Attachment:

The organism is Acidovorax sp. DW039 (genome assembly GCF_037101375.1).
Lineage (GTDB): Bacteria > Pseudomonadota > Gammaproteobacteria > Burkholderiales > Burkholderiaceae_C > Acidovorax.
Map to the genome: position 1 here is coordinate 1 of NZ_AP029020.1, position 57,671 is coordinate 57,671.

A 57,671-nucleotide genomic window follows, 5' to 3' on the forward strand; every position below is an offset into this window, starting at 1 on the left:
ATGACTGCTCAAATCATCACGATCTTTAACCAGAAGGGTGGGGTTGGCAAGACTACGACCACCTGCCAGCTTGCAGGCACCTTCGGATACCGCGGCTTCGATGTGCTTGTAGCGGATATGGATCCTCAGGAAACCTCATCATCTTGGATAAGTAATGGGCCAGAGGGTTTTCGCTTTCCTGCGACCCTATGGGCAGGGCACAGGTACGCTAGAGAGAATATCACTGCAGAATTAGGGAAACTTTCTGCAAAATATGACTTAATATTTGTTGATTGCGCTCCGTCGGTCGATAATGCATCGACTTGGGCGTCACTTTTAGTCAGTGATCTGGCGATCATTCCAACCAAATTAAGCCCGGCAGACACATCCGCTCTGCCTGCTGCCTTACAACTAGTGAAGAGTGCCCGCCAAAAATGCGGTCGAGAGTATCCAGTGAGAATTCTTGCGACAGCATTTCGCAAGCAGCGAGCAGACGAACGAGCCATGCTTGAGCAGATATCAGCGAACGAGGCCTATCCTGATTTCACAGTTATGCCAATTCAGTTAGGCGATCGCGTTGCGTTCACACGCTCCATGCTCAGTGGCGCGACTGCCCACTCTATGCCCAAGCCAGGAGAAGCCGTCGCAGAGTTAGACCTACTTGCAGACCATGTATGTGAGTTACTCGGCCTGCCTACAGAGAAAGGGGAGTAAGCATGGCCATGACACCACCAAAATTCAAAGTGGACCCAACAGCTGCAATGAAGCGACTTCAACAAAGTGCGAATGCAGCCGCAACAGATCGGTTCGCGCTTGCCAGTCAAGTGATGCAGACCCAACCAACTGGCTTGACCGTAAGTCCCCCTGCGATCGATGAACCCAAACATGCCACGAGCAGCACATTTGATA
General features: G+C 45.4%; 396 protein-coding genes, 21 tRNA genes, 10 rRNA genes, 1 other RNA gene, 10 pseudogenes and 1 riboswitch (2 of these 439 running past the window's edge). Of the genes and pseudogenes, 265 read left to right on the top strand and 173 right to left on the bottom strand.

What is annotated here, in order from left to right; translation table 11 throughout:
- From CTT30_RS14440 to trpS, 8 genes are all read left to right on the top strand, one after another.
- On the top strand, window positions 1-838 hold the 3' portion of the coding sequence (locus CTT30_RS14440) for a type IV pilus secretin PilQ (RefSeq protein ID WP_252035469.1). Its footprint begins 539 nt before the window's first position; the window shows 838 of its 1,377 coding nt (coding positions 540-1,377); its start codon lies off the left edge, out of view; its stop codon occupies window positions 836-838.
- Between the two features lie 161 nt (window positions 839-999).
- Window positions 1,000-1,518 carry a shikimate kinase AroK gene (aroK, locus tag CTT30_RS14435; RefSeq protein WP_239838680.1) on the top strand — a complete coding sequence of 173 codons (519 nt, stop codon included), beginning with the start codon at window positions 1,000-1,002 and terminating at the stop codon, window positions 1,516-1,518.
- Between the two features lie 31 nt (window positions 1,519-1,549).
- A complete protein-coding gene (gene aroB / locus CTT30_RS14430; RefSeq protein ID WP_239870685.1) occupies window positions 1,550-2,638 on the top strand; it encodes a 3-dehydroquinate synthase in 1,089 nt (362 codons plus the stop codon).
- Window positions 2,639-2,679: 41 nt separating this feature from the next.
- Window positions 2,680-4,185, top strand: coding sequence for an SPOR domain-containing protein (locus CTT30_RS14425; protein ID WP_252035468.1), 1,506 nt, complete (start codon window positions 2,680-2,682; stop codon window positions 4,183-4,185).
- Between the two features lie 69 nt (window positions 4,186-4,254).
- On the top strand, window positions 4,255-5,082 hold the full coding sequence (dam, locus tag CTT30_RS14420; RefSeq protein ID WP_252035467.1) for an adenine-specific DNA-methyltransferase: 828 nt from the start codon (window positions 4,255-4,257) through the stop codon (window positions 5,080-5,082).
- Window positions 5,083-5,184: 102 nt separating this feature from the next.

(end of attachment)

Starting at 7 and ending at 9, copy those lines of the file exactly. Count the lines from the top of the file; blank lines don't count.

What is annotated here, in order from left to right; translation table 11 throughout:
- From CTT30_RS14440 to trpS, 8 genes are all read left to right on the top strand, one after another.
- On the top strand, window positions 1-838 hold the 3' portion of the coding sequence (locus CTT30_RS14440) for a type IV pilus secretin PilQ (RefSeq protein ID WP_252035469.1). Its footprint begins 539 nt before the window's first position; the window shows 838 of its 1,377 coding nt (coding positions 540-1,377); its start codon lies off the left edge, out of view; its stop codon occupies window positions 836-838.